A new outreach project is working to bring education to 10 million girls in India. Operating in over 20,000 villages, Educate Girls volunteers identify girls who have dropped out of school and bring them support for exams in “learning camps” set up right in their villages.
After their TikTok went viral, nearly every cat in a Kansas City animal shelter was adopted. Shelter workers shared their favorite things about the cats, with the goal of getting the shelter cats some attention — needless to say, it worked.
Madonna just added a Nashville tour date to protest Tennessee’s anti-drag and anti-trans laws. In her words, “These so-called laws to protect our children are unfounded and pathetic.”
Brazil has removed nearly all illegal gold miners from the Yanomami territory, its largest indigenous reservation. The country is planning to remove miners from six more indigenous reservations this year.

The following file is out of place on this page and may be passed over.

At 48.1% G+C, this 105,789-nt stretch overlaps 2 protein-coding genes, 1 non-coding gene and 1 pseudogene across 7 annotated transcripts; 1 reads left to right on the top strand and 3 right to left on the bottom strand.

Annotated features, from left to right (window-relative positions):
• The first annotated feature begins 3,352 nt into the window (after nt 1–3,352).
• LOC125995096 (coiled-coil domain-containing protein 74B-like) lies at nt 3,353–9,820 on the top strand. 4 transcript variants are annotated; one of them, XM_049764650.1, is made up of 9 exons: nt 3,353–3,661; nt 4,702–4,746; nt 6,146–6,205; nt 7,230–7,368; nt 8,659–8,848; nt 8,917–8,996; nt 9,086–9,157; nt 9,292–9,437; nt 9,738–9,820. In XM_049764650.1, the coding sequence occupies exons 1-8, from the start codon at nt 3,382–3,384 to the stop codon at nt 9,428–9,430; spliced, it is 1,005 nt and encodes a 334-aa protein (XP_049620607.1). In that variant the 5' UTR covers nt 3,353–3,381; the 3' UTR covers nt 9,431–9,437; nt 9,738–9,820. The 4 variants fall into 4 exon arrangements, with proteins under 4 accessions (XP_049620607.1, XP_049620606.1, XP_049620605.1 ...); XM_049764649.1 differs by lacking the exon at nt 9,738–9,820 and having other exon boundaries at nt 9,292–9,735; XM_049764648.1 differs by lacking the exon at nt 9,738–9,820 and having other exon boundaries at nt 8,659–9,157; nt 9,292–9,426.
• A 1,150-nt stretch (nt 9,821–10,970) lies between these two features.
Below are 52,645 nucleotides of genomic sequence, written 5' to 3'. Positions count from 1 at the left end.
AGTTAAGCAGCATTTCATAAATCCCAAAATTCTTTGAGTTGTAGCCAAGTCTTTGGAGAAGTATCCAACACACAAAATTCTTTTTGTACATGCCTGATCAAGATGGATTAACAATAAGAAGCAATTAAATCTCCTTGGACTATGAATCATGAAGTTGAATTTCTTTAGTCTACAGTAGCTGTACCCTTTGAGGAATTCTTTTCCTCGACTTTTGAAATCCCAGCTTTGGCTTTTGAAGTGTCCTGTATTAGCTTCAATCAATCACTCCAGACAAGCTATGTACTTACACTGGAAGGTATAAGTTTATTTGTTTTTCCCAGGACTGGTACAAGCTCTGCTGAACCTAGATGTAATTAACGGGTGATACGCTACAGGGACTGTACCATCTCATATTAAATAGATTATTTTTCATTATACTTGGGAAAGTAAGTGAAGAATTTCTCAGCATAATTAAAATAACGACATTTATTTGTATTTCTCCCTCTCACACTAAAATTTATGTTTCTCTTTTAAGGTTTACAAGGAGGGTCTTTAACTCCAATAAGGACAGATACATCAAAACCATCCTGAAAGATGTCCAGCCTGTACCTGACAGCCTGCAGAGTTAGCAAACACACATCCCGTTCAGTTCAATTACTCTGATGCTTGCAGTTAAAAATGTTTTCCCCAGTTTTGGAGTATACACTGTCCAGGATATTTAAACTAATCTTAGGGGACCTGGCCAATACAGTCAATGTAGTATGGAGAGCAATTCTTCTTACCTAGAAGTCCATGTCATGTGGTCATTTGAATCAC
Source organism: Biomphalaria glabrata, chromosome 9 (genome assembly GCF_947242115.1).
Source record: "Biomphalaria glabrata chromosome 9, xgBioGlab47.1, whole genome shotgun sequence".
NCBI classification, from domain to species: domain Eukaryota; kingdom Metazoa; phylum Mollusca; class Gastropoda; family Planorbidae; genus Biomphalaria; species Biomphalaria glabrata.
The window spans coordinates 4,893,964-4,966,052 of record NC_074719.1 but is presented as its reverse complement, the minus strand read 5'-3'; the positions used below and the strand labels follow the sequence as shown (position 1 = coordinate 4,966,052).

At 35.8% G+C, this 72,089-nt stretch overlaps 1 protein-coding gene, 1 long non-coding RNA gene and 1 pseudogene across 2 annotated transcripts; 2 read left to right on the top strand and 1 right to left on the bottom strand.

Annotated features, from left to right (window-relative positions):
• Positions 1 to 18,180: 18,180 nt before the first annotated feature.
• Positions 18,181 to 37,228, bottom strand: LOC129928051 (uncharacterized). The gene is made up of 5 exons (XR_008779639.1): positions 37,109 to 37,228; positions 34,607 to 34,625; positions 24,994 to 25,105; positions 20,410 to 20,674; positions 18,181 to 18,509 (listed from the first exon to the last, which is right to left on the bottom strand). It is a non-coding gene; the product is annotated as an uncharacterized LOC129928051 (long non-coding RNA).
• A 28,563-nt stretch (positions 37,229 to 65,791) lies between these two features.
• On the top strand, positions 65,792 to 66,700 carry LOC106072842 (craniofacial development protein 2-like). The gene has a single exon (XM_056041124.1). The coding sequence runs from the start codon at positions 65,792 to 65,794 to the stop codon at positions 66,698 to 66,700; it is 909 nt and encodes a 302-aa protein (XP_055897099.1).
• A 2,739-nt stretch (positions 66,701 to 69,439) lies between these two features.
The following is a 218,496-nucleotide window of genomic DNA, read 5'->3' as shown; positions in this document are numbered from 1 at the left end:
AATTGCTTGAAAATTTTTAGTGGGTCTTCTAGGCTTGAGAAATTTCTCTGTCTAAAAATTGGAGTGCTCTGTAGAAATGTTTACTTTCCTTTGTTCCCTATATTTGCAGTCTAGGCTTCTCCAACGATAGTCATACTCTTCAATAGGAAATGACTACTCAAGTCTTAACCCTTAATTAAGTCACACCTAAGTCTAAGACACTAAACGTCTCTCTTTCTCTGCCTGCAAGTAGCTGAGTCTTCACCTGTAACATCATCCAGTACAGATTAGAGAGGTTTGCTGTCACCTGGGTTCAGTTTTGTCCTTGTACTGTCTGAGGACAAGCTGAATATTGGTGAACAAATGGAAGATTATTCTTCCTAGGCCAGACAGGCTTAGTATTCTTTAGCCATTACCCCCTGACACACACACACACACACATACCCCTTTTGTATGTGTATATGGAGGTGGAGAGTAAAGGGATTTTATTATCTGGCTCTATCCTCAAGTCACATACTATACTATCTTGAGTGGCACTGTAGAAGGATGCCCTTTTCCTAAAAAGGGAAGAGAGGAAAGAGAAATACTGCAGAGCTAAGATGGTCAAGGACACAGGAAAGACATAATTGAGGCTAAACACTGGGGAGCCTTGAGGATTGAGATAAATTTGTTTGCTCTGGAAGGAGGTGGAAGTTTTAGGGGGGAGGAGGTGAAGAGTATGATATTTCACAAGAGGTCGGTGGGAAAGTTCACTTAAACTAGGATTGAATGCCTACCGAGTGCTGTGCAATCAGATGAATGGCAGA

March Madness is still breaking off-court records, especially with TV viewership. The Elite Eight matchup between Iowa and Louisville drew almost 2.5 million pairs of eyes — more than any NBA game on ESPN all season.
Iowa's Caitlin Clark just made history with the first 40-point triple-double in NCAA tournament history. Clark is now also the first player in Division I basketball history — men's or women's — with 900 points and 300 assists in a single season.
Commercial partners are more interested than ever in women’s soccer. And the National Women’s Soccer League’s marketing strategy is to elevate the platform of all players — not just a select few.
Saudia Arabia’s national women’s football team was included in the FIFA world rankings for the first time in history. They’re officially ranked 171st in the world and earned their first-ever international trophy in January.
NASCAR driver Erik Jones donated a book vending machine to his hometown elementary school. Jones also started a #READwithErik program during the pandemic shutdown and has read children’s books to young readers at NASCAR races and on Facebook.